Background: Concurrent-adjuvant chemoradiotherapy (CRT) became a recommended treatment for locoregionally advanced nasopharyngeal carcinoma (NPC) with the first report of a significant survival benefit from the Intergroup 0099 study. However, data on late toxicities are lacking. Previous reports from the current NPC-9901 trial have raised concerns about a failure to improve overall survival (OS) because of an inadequate impact on distant control and increases in toxicities/noncancer deaths. Validation of the long-term therapeutic ratio is needed.
Methods: In this phase 3, randomized trial, patients with nonkeratinizing NPC (stage T1-4/N2-3/M0) were randomly assigned to radiotherapy alone (176 patients) or to CRT (172 patients) with concurrent cisplatin followed by adjuvant cisplatin plus fluorouracil.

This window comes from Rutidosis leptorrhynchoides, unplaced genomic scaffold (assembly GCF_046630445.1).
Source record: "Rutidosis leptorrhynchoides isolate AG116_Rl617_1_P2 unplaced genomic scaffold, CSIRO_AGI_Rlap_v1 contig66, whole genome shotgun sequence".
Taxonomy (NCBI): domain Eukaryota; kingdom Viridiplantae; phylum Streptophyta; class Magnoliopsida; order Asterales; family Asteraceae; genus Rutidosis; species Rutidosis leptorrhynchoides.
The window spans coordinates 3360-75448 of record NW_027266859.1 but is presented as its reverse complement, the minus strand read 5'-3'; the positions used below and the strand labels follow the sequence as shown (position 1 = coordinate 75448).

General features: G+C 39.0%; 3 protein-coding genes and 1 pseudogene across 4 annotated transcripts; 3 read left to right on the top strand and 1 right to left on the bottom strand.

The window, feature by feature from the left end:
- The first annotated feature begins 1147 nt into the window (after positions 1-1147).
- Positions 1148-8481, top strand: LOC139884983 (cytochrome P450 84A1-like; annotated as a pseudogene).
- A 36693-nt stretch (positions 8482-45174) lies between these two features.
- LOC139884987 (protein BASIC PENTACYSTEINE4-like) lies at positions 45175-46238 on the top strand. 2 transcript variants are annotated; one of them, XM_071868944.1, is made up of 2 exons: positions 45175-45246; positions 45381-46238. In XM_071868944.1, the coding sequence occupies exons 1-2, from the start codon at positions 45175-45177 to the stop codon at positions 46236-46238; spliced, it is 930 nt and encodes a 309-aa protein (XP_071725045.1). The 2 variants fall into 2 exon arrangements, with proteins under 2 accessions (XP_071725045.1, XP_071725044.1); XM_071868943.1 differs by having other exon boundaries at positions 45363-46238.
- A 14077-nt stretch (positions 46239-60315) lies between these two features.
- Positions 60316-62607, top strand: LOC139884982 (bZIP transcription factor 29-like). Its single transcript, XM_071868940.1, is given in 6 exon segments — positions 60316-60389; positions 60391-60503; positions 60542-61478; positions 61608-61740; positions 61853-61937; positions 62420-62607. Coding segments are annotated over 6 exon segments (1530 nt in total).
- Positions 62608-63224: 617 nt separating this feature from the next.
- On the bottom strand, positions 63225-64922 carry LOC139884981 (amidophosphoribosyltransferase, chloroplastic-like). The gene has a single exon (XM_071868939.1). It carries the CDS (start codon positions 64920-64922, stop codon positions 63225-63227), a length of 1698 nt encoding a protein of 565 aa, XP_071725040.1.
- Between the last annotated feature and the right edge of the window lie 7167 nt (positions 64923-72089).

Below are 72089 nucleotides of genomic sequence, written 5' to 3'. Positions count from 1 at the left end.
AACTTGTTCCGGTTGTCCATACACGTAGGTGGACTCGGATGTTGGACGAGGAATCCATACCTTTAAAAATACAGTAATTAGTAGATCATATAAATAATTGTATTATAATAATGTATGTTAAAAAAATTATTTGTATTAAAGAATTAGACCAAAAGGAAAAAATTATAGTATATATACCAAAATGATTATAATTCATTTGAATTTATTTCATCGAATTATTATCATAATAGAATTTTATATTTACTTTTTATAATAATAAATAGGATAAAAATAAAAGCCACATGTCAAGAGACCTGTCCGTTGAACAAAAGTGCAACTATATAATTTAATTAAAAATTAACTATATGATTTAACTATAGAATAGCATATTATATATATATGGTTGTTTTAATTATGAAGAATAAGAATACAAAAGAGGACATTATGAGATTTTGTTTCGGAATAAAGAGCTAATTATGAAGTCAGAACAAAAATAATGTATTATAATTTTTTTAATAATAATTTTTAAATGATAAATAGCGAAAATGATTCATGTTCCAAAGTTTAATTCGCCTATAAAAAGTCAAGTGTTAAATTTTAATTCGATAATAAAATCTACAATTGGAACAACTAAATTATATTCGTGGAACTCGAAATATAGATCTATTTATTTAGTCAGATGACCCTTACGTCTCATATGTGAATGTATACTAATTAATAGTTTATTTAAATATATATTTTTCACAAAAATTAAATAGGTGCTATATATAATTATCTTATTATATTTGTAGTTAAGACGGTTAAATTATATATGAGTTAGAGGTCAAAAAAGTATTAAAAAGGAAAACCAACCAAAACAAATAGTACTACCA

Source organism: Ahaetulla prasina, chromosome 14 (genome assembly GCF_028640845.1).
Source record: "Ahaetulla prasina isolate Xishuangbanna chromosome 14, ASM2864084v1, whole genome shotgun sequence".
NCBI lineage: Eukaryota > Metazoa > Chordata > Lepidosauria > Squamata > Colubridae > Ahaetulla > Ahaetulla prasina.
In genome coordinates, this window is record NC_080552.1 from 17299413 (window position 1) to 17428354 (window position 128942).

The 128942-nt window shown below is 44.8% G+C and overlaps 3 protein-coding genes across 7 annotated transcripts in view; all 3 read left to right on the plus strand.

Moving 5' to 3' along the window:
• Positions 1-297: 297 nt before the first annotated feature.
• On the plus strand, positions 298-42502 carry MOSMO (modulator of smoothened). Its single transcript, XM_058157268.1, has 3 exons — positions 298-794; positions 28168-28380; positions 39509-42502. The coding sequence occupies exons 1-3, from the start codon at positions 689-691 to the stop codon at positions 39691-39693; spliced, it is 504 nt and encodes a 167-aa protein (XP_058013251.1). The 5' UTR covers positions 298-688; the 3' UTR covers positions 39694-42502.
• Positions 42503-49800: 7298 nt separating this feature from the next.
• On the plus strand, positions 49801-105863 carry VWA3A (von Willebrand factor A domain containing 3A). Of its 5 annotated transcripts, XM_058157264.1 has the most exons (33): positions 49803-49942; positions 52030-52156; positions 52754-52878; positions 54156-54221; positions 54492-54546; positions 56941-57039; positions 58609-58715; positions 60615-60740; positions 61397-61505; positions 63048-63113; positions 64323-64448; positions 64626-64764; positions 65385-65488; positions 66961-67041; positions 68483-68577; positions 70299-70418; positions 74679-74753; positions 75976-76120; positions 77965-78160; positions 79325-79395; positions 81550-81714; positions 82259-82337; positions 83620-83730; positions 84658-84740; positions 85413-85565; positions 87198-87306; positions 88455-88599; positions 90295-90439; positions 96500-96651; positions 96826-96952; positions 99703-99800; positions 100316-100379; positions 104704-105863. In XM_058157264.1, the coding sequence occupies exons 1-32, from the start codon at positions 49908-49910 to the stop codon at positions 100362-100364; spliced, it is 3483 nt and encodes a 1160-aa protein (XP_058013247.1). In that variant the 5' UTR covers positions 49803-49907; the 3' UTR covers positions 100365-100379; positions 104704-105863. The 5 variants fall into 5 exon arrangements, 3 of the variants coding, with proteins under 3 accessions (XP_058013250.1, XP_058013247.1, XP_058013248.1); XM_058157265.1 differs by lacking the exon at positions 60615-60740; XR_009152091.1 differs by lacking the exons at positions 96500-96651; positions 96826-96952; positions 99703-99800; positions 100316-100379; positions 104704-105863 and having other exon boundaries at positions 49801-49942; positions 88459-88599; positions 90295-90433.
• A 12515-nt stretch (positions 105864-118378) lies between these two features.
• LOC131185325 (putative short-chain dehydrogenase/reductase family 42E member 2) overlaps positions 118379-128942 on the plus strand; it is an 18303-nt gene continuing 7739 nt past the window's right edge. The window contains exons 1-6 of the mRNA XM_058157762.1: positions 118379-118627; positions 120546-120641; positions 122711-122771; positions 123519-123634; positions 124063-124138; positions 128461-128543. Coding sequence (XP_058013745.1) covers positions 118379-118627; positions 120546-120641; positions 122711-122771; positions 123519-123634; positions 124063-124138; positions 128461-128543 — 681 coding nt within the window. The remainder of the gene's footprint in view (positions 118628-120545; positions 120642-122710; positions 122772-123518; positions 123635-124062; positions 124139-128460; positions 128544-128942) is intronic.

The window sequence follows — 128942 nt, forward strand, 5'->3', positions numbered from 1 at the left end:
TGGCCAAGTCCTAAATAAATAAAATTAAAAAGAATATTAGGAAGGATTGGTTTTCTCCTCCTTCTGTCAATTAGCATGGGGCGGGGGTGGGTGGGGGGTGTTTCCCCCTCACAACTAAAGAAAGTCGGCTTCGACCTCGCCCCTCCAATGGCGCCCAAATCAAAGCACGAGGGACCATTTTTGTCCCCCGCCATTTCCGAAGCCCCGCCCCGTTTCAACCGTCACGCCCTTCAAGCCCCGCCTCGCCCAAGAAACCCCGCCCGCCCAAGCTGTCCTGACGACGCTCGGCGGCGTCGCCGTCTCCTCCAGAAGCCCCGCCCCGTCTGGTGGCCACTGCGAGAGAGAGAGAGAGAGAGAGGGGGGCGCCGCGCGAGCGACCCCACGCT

Results: The early findings of significant improvements in tumor control were maintained: the CRT group achieved significantly higher 10-year overall failure-free (62% vs 50%; P = .01) and progression-free survival rates (56% vs 42%; P = .006) because of superior locoregional control (87% vs 74%; P = .003), whereas the impact on distant control remained insignificant (68% vs 65%; P = .24). The initial differences in toxicities diminished with longer follow-up: 52% versus 47% at 10 years for late toxicities (P = .20), 4.1% versus 2.8% for deaths due to treatment toxicity, and 15.1% versus 13.1% for deaths due to incidental/unknown causes. The OS rate for the CRT group reached statistical superiority at 10 years (62% vs 49%; P = .047).
Conclusions: Long-term results have confirmed that CRT can significantly improve OS without excessive late toxicities for patients with regionally advanced NPC. However, more potent therapy is needed for improving distant control, especially for patients with stage IVA/B disease. Cancer 2017;123:4147-4157. © 2017 American Cancer Society.
Keywords: chemoradiotherapy; efficacy; late toxicity; nasopharyngeal carcinoma; radiotherapy; randomized controlled trial.
© 2017 American Cancer Society.